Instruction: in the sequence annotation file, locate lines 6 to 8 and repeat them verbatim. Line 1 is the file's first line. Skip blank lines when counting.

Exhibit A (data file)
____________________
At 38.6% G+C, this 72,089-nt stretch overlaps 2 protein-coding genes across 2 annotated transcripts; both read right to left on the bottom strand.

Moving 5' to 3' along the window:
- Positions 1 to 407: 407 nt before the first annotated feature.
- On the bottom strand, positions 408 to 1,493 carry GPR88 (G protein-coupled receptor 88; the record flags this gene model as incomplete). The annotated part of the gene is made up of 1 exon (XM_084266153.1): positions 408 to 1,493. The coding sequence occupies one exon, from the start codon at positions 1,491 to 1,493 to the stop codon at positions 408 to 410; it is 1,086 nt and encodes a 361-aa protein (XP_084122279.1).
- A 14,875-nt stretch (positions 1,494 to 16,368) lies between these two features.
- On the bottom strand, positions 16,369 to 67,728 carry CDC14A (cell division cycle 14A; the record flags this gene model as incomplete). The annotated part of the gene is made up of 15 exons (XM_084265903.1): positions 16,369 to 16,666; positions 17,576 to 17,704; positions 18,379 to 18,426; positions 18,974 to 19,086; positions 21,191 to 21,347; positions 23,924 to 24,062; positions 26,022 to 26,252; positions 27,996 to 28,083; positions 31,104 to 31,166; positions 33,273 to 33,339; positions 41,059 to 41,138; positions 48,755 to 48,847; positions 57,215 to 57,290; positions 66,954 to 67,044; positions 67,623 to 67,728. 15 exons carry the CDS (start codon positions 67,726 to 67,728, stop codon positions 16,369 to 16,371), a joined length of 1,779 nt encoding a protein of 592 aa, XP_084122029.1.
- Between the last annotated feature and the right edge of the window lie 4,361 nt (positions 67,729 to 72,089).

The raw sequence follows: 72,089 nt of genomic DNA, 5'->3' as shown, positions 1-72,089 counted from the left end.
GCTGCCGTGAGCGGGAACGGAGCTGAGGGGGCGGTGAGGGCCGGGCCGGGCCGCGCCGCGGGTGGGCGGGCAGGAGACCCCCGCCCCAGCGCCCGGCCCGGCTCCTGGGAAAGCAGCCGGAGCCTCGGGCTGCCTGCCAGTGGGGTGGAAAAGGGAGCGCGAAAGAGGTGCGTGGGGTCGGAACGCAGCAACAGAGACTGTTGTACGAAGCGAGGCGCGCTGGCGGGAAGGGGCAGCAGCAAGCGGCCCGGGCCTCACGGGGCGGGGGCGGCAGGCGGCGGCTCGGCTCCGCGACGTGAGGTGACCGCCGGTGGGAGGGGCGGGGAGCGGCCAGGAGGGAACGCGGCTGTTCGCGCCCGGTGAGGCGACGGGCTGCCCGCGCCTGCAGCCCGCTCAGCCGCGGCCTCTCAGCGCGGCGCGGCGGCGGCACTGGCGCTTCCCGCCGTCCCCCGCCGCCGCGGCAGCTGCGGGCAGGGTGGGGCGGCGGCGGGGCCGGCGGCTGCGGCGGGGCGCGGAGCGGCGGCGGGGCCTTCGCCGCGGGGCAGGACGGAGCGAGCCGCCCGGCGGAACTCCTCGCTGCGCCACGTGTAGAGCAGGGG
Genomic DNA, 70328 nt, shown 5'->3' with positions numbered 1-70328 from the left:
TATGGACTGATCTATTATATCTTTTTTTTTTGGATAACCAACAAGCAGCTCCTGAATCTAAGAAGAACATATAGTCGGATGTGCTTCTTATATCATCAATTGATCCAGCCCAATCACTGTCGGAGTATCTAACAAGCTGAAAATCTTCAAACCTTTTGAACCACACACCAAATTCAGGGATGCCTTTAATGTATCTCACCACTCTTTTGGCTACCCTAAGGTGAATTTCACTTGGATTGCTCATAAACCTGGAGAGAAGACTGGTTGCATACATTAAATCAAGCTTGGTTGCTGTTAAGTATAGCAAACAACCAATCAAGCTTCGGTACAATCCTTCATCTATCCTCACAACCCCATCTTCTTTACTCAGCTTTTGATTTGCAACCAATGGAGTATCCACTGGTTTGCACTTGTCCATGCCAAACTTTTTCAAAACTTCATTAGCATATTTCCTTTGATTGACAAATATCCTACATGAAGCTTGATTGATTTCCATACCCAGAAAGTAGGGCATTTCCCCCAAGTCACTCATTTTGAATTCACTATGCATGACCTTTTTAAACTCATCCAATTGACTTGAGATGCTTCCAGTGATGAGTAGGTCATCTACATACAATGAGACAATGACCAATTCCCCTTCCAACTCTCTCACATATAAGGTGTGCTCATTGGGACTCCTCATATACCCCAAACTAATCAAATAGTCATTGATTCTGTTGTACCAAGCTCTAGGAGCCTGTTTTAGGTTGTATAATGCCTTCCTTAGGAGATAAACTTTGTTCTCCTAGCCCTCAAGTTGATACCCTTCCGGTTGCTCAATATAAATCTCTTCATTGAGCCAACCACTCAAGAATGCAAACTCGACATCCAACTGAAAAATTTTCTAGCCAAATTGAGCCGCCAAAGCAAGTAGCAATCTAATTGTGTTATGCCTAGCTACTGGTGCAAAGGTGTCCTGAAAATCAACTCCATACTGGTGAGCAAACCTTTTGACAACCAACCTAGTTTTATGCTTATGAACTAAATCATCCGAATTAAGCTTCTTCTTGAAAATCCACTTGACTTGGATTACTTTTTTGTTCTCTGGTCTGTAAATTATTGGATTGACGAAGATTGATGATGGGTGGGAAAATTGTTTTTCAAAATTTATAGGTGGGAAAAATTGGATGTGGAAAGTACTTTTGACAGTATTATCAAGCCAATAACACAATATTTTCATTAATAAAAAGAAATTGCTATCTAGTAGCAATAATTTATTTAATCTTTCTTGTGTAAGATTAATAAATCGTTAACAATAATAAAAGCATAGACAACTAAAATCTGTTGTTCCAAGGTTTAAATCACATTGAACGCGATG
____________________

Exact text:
- On the bottom strand, positions 16,369 to 67,728 carry CDC14A (cell division cycle 14A; the record flags this gene model as incomplete). The annotated part of the gene is made up of 15 exons (XM_084265903.1): positions 16,369 to 16,666; positions 17,576 to 17,704; positions 18,379 to 18,426; positions 18,974 to 19,086; positions 21,191 to 21,347; positions 23,924 to 24,062; positions 26,022 to 26,252; positions 27,996 to 28,083; positions 31,104 to 31,166; positions 33,273 to 33,339; positions 41,059 to 41,138; positions 48,755 to 48,847; positions 57,215 to 57,290; positions 66,954 to 67,044; positions 67,623 to 67,728. 15 exons carry the CDS (start codon positions 67,726 to 67,728, stop codon positions 16,369 to 16,371), a joined length of 1,779 nt encoding a protein of 592 aa, XP_084122029.1.
- Between the last annotated feature and the right edge of the window lie 4,361 nt (positions 67,729 to 72,089).

The raw sequence follows: 72,089 nt of genomic DNA, 5'->3' as shown, positions 1-72,089 counted from the left end.